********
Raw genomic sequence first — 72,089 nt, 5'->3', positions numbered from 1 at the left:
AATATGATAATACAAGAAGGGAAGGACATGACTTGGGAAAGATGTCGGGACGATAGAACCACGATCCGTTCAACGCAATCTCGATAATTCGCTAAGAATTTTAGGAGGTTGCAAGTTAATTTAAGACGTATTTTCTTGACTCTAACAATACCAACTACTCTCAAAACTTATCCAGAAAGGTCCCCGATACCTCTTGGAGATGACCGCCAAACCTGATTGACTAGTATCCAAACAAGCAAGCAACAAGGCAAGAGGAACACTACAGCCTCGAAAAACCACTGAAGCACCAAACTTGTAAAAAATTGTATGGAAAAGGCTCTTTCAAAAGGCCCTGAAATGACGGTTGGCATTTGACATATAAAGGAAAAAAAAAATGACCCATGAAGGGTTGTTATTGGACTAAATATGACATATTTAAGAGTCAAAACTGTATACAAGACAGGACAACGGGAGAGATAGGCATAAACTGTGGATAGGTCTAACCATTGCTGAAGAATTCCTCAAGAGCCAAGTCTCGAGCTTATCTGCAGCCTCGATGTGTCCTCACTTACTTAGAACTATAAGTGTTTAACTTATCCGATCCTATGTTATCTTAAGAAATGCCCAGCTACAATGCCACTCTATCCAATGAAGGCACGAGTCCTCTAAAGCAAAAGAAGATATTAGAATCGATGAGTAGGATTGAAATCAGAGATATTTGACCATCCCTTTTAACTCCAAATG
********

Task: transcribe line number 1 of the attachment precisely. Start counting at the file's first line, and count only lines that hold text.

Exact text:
Raw genomic sequence first — 72,089 nt, 5'->3', positions numbered from 1 at the left: